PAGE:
Monday, November 24, 2008

Cleveburgh Mentors New Orleans

What Pittsburgh can teach Cleveland isn't playing well in Northeast Ohio. But shrinking cities have plenty to impart to New Orleans, including more than just Pittsburgh. Down on the bayou, Cleveland is a model:

Much like the strategy of 17 target zones put forth by New Orleans recovery chief Ed Blakely, the Cleveland plan is built on the premise that investment in and around stable areas will snowball. Ohio City, now counted as a success, is no longer a target area, but two other neighborhoods on its fringes are.

Too bad more people in Cleveland don't see what New Orleans sees. Instead, they obsess the sibling rivalry with Pittsburgh. The fate of Pittsburgh and Cleveland are increasingly intertwined. This is not a time for overblown civic pride. Of course, there is nothing wrong with celebrating the success of Ohio City.

New Orleans is also turning to Youngstown for a template of redevelopment:

If Youngstown's acceptance of its decline is unusual, it was also a long time in the making. The city's collapse began in 1977, and for a couple of decades, men would still gather in taverns and talk of the day the mills would reopen.

In the words of Hunter Morrison, an urban planning professor at Youngstown State University who helped shape the blueprint, Youngstown's new plan reflects a consensus that it was time to "turn granny's picture to the wall" and rethink the city radically.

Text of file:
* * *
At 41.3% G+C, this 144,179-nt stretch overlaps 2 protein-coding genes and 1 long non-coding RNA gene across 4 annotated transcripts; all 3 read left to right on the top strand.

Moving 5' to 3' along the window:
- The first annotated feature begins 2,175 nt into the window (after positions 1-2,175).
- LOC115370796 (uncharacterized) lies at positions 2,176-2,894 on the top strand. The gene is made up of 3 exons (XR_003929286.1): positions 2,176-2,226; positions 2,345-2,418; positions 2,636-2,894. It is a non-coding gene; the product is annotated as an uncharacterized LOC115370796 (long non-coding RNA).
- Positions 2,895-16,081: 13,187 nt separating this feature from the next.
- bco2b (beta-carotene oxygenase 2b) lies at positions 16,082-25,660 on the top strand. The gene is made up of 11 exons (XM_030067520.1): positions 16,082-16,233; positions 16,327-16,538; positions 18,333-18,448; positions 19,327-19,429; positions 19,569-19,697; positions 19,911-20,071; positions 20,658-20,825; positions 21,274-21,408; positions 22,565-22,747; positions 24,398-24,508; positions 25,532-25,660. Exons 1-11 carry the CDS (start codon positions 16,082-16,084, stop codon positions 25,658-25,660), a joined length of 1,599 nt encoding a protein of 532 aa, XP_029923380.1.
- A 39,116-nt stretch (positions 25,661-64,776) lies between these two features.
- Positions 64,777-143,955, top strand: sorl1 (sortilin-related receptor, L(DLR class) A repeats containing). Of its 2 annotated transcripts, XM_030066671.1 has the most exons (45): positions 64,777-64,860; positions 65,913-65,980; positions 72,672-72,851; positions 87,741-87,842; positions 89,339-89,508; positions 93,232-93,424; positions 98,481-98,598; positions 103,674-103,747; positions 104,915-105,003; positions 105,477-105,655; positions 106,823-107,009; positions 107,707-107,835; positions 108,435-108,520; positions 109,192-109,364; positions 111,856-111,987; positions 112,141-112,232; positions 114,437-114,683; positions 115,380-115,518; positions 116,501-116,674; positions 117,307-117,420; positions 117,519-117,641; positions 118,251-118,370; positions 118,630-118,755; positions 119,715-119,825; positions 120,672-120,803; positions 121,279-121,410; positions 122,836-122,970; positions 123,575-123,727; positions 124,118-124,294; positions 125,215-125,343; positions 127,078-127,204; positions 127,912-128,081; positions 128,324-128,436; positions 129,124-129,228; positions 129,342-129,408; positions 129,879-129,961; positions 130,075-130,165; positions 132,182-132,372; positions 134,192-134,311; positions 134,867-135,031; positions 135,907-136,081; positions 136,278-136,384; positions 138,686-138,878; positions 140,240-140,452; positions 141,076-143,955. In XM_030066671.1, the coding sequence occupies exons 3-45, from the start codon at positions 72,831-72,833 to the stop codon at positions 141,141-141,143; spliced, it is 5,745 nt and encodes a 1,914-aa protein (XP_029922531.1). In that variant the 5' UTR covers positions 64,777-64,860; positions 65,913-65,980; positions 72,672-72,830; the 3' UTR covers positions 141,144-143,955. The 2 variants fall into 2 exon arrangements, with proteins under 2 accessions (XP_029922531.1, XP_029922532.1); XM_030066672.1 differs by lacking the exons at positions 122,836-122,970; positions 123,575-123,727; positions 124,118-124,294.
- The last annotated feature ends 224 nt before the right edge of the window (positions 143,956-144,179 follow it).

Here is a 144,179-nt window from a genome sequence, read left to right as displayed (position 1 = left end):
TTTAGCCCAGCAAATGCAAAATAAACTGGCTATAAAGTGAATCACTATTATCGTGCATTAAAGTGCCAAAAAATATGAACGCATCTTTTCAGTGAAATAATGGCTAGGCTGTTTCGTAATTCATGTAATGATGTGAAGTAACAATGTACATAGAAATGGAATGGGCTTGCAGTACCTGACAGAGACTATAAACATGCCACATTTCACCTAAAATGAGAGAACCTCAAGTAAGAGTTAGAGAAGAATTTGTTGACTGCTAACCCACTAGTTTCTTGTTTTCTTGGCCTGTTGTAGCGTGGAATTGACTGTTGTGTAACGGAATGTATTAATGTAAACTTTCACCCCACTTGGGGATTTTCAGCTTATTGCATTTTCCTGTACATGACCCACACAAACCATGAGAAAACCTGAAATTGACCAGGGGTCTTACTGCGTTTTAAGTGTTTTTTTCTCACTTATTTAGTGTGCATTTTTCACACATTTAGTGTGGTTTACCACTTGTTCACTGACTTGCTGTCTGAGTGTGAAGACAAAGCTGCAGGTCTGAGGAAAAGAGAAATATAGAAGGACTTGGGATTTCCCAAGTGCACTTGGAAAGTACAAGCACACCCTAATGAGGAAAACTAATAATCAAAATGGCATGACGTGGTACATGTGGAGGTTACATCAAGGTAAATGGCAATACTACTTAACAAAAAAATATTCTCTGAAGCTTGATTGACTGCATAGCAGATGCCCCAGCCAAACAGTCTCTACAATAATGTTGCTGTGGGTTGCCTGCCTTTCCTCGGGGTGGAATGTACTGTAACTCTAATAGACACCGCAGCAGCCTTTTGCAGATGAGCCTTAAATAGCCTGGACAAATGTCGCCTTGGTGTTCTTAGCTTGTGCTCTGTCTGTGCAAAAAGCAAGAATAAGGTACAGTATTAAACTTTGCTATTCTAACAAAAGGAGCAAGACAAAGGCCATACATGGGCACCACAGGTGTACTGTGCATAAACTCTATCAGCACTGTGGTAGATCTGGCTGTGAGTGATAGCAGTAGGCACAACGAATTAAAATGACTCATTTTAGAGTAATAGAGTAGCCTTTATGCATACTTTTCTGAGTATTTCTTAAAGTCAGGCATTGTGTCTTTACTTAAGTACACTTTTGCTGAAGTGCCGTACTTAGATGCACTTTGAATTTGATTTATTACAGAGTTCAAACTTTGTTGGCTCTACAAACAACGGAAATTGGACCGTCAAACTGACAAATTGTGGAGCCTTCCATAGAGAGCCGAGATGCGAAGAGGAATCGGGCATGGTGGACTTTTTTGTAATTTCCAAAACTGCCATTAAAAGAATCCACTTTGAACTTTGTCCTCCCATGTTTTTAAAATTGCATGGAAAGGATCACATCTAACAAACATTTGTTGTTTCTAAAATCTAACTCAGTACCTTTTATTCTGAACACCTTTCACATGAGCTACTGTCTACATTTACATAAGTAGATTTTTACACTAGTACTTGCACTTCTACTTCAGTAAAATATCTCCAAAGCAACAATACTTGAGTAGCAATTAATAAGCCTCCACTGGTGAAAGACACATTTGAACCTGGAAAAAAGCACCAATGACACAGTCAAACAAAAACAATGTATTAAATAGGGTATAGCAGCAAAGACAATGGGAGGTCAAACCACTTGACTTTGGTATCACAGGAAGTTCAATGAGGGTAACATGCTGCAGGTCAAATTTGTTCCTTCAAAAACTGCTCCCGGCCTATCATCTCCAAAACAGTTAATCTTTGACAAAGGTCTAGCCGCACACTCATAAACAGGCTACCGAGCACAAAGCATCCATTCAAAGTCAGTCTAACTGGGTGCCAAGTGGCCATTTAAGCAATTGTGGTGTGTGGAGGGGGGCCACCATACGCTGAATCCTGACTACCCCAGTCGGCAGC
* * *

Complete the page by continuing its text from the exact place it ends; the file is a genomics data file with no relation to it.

Ironically, the Rust Belt is full of cities radically rethinking themselves. The Urbanophile thinks that Detroit should take the same plunge. Again, Youngstown is the exemplar of urban triage:

Other cities, Youngstown among them, decided against an all-or-nothing approach in decommissioning failed neighborhoods. Even in ramshackle Oak Hill, not every block had failed. The goal: Bolster what can be saved, but try to pull back from what cannot.

In other words, if one block has five occupied houses on it, the city might be able to justify plowing the street in winter and repairing it in summer. Not so for the block with a lone family remaining.

Although the Unified New Orleans Plan called for "clustering" residents in neighborhoods with a better chance for rebuilding, city leaders did little to entice residents to avoid hard-hit neighborhoods. But some of those who pushed hardest for a complete rebuilding of the city now say they think buyouts should be made available to those who regret their decision to rebuild.

Cleveland is the least forward looking part of Cleveburgh. The entire Rust Belt suffers from omphaloskepsis, meditating on the days that used to be. New Orleans is beginning to grapple with the burial of its past. Cleveland could easily fall behind, losing sight of its own transformation already taking place. Cleveland could learn a few things from New Orleans.

1 comment:

George Nemeth said...

"What Cleveland doesn't see" has been a sticking point for me since I started BFD all those years ago.